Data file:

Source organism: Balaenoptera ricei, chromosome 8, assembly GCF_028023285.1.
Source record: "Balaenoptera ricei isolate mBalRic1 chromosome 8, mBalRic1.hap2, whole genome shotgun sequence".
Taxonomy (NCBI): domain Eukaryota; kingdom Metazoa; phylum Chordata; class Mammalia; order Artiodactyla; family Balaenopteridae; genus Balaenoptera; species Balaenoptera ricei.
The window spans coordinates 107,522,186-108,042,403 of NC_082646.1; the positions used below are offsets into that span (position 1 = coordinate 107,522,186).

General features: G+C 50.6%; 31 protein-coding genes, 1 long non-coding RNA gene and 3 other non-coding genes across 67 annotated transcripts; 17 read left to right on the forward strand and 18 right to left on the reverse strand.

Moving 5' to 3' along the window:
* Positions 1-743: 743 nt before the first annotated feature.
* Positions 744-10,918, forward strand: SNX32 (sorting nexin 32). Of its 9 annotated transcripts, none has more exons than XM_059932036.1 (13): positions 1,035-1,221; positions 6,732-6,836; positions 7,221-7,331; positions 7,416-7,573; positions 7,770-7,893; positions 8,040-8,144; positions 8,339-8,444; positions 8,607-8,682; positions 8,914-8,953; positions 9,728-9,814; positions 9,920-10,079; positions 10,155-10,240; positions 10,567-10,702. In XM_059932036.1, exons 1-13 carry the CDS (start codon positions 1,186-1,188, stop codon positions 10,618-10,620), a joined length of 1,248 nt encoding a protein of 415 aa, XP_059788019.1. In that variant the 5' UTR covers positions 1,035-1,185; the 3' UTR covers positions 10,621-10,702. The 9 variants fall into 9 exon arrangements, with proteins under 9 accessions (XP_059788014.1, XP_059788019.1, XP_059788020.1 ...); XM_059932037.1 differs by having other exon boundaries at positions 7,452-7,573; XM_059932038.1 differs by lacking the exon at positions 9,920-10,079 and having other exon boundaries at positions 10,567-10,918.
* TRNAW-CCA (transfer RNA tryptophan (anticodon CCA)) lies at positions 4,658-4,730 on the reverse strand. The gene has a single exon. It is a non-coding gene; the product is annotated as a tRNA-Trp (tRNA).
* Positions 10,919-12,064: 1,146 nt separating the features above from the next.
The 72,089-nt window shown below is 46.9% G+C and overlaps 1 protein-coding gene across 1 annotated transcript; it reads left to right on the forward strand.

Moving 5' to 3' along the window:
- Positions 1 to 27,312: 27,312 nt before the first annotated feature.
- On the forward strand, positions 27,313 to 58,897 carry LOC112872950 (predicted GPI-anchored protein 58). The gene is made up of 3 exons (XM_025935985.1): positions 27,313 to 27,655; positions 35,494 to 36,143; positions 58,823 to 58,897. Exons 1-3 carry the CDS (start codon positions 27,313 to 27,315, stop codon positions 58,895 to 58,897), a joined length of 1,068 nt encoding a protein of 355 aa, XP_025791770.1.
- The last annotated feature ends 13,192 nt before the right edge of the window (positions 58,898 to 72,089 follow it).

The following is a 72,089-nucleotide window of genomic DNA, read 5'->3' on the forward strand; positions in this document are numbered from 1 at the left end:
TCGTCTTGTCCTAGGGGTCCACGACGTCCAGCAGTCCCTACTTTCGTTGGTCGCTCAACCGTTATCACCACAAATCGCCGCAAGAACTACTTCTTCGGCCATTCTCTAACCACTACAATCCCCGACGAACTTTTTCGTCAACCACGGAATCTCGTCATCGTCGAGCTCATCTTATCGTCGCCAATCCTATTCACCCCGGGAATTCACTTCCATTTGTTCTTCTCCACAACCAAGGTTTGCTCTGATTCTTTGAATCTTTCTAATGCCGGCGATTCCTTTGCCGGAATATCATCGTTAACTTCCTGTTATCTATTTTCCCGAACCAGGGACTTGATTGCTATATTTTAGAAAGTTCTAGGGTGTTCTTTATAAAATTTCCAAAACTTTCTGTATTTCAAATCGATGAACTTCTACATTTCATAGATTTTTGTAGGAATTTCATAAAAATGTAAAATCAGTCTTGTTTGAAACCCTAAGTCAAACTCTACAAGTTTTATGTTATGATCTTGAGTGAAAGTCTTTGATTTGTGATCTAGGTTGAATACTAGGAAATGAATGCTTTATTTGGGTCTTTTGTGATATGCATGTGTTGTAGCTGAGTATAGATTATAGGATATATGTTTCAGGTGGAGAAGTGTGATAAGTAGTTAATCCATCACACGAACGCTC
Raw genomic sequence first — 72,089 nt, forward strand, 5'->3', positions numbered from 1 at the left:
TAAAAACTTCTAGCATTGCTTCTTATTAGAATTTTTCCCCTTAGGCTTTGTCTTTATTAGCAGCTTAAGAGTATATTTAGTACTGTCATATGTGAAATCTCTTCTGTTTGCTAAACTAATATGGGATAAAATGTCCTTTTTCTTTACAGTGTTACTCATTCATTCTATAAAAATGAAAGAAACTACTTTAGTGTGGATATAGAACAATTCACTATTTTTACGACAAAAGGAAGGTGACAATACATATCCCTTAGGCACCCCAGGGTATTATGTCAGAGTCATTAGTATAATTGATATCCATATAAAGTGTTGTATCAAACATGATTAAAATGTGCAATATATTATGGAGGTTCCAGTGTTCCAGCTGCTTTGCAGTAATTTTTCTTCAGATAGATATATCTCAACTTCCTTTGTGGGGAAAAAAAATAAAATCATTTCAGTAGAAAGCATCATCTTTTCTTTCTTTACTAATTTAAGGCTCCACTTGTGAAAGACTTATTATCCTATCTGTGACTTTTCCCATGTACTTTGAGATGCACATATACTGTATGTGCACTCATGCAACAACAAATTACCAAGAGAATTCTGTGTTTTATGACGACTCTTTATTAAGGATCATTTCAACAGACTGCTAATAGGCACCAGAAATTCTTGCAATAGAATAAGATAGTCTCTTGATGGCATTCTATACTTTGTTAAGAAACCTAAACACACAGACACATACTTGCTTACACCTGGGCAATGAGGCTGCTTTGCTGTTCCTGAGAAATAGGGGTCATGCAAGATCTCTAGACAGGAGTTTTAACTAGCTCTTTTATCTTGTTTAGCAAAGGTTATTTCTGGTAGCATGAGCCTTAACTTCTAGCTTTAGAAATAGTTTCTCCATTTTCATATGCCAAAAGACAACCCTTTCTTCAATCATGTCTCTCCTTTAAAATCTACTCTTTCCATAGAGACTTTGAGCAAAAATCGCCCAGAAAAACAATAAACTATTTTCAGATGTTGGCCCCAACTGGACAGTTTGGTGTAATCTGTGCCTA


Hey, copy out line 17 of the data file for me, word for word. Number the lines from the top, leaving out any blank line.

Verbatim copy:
TCGTCTTGTCCTAGGGGTCCACGACGTCCAGCAGTCCCTACTTTCGTTGGTCGCTCAACCGTTATCACCACAAATCGCCGCAAGAACTACTTCTTCGGCCATTCTCTAACCACTACAATCCCCGACGAACTTTTTCGTCAACCACGGAATCTCGTCATCGTCGAGCTCATCTTATCGTCGCCAATCCTATTCACCCCGGGAATTCACTTCCATTTGTTCTTCTCCACAACCAAGGTTTGCTCTGATTCTTTGAATCTTTCTAATGCCGGCGATTCCTTTGCCGGAATATCATCGTTAACTTCCTGTTATCTATTTTCCCGAACCAGGGACTTGATTGCTATATTTTAGAAAGTTCTAGGGTGTTCTTTATAAAATTTCCAAAACTTTCTGTATTTCAAATCGATGAACTTCTACATTTCATAGATTTTTGTAGGAATTTCATAAAAATGTAAAATCAGTCTTGTTTGAAACCCTAAGTCAAACTCTACAAGTTTTATGTTATGATCTTGAGTGAAAGTCTTTGATTTGTGATCTAGGTTGAATACTAGGAAATGAATGCTTTATTTGGGTCTTTTGTGATATGCATGTGTTGTAGCTGAGTATAGATTATAGGATATATGTTTCAGGTGGAGAAGTGTGATAAGTAGTTAATCCATCACACGAACGCTC